Excavations at Pontefract Castle unearth artefacts
Base of the medieval gatehouse emerges from under tonnes of dirt
Two weeks of new archaeological excavations at Pontefract Castle have started to unearth a trove of history and intrigue.
Taking shape beneath the delicate but persistent strokes of the archaeologists’ trowels, pickaxes, shovels and brushes, one of the most important aspects of the famous medieval castle - the gatehouse and drawbridge pit - is coming to life.
The gatehouse would have been designed to repel attackers and protect the castle’s main entrance, making it one of its most important defences.
A musket ball and grapeshot as well as many clay pipes have been found so far along with the foundations and steps of the forward fortification.
Mason marks, found on the foundation are similar to those on the main castle suggesting that the same artisans built the castle and the gatehouse at the same time.
The public can see for themselves what has been discovered so far on free tours taking place at 2pm each day until 3 November (except 31 October) to see the hidden mystery come to light.
Cllr Jacquie Speight, Cabinet Member for Culture, Leisure and Sport, said: “It is so exciting to be transported back in time and walk the paths where history has shaped the country as we know it today. Tourists travel across the globe to historical sites but we have this treasure right in our back yard. Between now and 3 November residents and visitors can get a free guided tour by an archaeologist. It’s worth the visit and I would encourage as many people as possible to grasp the opportunity.”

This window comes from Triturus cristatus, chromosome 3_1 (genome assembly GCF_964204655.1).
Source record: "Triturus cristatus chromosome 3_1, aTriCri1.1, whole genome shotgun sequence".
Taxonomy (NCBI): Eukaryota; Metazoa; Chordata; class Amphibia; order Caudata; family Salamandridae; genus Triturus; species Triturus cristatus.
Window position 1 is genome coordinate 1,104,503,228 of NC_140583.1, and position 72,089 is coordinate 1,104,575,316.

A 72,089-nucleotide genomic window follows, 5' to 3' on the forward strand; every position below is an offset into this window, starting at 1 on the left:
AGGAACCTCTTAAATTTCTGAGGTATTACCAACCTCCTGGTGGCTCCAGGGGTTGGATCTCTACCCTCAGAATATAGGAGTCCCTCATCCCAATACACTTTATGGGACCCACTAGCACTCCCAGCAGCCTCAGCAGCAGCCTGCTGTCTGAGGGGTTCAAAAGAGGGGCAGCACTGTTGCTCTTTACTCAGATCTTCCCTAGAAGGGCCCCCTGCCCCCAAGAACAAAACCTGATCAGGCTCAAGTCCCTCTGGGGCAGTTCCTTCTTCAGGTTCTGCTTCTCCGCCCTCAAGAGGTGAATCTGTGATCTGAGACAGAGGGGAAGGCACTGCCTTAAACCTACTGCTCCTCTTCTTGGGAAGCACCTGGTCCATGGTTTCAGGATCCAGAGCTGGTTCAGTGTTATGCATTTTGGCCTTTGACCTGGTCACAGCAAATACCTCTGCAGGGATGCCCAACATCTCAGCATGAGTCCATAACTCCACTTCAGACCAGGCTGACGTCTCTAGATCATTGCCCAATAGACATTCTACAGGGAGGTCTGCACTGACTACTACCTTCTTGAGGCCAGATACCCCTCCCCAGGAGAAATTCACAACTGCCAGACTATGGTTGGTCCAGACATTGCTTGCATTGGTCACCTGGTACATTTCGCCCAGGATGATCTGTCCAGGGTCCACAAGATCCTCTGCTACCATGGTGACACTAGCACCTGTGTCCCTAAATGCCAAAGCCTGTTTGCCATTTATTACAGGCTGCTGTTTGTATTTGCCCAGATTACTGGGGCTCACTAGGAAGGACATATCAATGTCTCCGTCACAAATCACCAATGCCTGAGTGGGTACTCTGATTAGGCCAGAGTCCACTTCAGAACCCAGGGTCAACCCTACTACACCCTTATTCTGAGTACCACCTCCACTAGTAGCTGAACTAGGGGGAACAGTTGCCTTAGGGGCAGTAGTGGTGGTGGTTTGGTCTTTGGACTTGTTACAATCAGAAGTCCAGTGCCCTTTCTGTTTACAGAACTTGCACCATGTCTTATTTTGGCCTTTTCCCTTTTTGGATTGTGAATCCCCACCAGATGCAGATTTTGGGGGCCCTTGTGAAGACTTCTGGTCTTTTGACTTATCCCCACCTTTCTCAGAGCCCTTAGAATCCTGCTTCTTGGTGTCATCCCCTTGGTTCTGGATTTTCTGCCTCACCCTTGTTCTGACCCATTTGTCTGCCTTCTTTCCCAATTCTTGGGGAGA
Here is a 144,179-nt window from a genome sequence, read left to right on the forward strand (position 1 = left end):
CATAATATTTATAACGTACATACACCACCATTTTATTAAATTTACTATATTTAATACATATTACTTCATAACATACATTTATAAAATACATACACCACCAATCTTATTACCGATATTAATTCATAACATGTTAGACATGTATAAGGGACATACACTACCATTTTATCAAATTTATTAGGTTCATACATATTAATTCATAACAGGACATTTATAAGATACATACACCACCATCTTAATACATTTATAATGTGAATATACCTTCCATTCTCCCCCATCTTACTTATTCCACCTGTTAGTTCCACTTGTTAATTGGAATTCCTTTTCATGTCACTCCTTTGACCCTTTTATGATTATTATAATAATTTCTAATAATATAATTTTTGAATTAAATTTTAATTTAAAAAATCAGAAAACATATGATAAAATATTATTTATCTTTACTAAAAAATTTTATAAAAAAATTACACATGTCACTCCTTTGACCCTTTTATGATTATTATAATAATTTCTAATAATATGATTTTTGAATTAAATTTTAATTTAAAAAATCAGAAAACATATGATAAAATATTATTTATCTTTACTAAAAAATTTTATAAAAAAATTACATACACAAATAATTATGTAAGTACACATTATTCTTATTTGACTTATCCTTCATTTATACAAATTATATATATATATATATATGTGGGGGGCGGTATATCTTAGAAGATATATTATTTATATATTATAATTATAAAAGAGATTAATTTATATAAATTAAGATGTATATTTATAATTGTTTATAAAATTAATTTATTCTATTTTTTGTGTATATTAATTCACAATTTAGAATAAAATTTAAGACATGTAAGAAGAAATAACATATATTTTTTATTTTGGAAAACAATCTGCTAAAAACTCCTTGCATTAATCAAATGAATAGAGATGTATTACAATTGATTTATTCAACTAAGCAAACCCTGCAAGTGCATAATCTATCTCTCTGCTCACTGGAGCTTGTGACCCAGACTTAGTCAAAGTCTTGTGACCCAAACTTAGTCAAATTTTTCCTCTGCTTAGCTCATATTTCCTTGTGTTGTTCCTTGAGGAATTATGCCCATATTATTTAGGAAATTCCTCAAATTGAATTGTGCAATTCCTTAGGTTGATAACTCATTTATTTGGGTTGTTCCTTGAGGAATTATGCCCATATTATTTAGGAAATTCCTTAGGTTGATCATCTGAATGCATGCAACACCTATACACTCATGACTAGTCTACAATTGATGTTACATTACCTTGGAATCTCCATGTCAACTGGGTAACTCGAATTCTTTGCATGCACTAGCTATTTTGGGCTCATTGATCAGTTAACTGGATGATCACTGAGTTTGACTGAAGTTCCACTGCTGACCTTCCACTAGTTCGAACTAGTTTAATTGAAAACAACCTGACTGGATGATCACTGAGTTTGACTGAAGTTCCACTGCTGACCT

Chris Casswell from DigVentures, which is conducting the dig on behalf of Wakefield Council and Historic England, said: “We know that some new defences were added to the gatehouse in the 1300s, but there’s hardly any record of them, or why and how they were made. Over the next few weeks, we hope to find out more about how the medieval castle was fortified, and what the main entrance to the castle would have looked like in the 1300s.”
Starting out as a small wooden fort in AD 1070, Pontefract Castle was later rebuilt in stone. In the medieval period, new fortifications were added and it was transformed into such a formidable stronghold that when Oliver Cromwell famously attacked, he called it one of the strongest inland garrisons in the kingdom.
Maiya Pina-Dacier, Head of Community at DigVentures, said: “This is a rare opportunity to come and see the most important part of one England’s most famous medieval castles being unearthed. It will be the first time anyone has seen the gatehouse and drawbridge pit since the castle was torn down at the end of the English Civil War. Given that Pontefract was one of the most impressive castles in the country, its gatehouse must have been incredible. We can’t wait to see what new evidence we’ll discover about how it might have looked.”
Historic England and West Yorkshire Archaeology Advisory Service are supporting Wakefield Council and Dig Ventures during the investigations into the gatehouse.
Neil Redfern from Historic England said: "These excavations are offering us a fascinating insight to parts of Pontefract Castle not seen for hundreds of years. The Castle is such a fantastic resource for local people we are really pleased to be supporting these excavations and the chance to local people to be actively involved."
Ian Sanderson from Yorkshire Archaeology Advisory Service said: "The results promise to transform our understanding of Pontefract castle's development, whilst the potential for discovering finds in the gate-house ditch that will illuminate life in the castle, is very high."
Archaeology season at Pontefract Castle runs from now until 03 November 2019. There are free daily tours at 2pm until 03 November 2019 (excluding 31 October).
To see what’s on and find out how to join a hands-on event, visit pontefractcastle.co.uk/digventures.aspx and follow the dig on Twitter and Facebook at #PonteCastleDig
· Now to 3 Nov: Daily archaeological tour
· 21 - 25 Oct 2019: Pontefract Castle: Archaeology Finds Lab
· 26 Oct - 3 Nov 2019: Pontefract Castle: DigCamp
· 5 Nov - 15 Dec: Online Course: How To Do Archaeology